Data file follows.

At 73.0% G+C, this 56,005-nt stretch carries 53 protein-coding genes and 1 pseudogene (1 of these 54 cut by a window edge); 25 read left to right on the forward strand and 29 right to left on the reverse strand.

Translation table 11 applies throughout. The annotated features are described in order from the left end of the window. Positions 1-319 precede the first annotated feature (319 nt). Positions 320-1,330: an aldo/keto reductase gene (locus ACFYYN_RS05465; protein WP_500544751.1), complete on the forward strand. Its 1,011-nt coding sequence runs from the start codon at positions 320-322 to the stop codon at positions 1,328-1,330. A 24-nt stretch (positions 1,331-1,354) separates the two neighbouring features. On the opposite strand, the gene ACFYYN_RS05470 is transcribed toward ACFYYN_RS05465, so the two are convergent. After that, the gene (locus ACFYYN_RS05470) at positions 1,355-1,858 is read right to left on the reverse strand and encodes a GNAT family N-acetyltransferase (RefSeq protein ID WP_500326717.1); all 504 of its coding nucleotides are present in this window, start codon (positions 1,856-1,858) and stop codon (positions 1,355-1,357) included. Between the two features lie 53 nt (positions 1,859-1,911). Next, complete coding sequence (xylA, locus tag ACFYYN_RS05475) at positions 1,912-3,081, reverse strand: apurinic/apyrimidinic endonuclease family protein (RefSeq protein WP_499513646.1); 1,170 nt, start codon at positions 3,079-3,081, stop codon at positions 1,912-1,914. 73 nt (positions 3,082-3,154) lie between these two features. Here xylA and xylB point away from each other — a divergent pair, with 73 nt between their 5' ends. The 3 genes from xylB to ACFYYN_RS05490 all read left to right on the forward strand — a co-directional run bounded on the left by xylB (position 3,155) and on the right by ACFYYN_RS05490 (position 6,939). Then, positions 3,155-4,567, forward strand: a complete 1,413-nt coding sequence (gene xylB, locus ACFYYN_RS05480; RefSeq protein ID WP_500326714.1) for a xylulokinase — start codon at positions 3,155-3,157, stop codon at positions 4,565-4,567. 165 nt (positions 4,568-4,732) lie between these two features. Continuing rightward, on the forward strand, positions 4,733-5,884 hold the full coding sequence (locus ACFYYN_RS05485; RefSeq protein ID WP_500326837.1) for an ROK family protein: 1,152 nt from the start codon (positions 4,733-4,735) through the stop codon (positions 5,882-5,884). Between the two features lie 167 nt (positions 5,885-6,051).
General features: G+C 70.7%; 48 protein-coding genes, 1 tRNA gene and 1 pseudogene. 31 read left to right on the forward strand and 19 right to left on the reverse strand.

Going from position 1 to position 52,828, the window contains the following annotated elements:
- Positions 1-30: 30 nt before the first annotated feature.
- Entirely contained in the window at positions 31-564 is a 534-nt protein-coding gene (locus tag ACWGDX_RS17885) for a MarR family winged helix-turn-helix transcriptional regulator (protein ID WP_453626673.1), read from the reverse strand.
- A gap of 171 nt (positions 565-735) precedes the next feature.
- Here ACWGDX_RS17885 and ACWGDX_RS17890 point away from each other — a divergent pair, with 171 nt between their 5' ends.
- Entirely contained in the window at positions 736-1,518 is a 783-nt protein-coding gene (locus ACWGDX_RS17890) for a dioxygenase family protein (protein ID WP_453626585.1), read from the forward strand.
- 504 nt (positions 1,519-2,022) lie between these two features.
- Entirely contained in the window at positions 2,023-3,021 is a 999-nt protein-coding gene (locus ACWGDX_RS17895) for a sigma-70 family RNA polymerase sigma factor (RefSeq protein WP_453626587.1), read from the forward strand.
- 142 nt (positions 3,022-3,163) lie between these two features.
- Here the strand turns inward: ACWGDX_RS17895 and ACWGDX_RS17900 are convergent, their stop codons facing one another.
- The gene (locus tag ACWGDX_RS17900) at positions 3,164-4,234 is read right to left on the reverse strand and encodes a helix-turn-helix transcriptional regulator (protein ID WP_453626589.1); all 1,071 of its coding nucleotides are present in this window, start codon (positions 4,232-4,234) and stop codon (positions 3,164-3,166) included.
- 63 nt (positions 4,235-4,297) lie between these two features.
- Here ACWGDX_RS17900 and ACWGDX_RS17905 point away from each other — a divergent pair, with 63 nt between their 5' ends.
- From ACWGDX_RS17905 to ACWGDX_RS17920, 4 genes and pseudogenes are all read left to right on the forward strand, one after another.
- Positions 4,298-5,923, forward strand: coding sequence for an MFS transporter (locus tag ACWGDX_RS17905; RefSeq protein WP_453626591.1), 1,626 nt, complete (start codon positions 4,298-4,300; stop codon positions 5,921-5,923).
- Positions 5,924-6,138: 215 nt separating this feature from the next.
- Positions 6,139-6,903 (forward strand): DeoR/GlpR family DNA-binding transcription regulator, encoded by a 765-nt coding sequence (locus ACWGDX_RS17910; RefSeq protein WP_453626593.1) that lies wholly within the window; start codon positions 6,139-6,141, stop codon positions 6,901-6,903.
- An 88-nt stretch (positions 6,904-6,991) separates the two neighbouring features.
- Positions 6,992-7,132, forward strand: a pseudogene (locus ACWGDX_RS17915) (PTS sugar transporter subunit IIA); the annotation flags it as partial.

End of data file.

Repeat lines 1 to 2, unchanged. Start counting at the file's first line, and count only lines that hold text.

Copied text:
At 73.0% G+C, this 56,005-nt stretch carries 53 protein-coding genes and 1 pseudogene (1 of these 54 cut by a window edge); 25 read left to right on the forward strand and 29 right to left on the reverse strand.

Translation table 11 applies throughout. The annotated features are described in order from the left end of the window. Positions 1-319 precede the first annotated feature (319 nt). Positions 320-1,330: an aldo/keto reductase gene (locus ACFYYN_RS05465; protein WP_500544751.1), complete on the forward strand. Its 1,011-nt coding sequence runs from the start codon at positions 320-322 to the stop codon at positions 1,328-1,330. A 24-nt stretch (positions 1,331-1,354) separates the two neighbouring features. On the opposite strand, the gene ACFYYN_RS05470 is transcribed toward ACFYYN_RS05465, so the two are convergent. After that, the gene (locus ACFYYN_RS05470) at positions 1,355-1,858 is read right to left on the reverse strand and encodes a GNAT family N-acetyltransferase (RefSeq protein ID WP_500326717.1); all 504 of its coding nucleotides are present in this window, start codon (positions 1,856-1,858) and stop codon (positions 1,355-1,357) included. Between the two features lie 53 nt (positions 1,859-1,911). Next, complete coding sequence (xylA, locus tag ACFYYN_RS05475) at positions 1,912-3,081, reverse strand: apurinic/apyrimidinic endonuclease family protein (RefSeq protein WP_499513646.1); 1,170 nt, start codon at positions 3,079-3,081, stop codon at positions 1,912-1,914. 73 nt (positions 3,082-3,154) lie between these two features. Here xylA and xylB point away from each other — a divergent pair, with 73 nt between their 5' ends. The 3 genes from xylB to ACFYYN_RS05490 all read left to right on the forward strand — a co-directional run bounded on the left by xylB (position 3,155) and on the right by ACFYYN_RS05490 (position 6,939). Then, positions 3,155-4,567, forward strand: a complete 1,413-nt coding sequence (gene xylB, locus ACFYYN_RS05480; RefSeq protein ID WP_500326714.1) for a xylulokinase — start codon at positions 3,155-3,157, stop codon at positions 4,565-4,567. 165 nt (positions 4,568-4,732) lie between these two features. Continuing rightward, on the forward strand, positions 4,733-5,884 hold the full coding sequence (locus ACFYYN_RS05485; RefSeq protein ID WP_500326837.1) for an ROK family protein: 1,152 nt from the start codon (positions 4,733-4,735) through the stop codon (positions 5,882-5,884). Between the two features lie 167 nt (positions 5,885-6,051).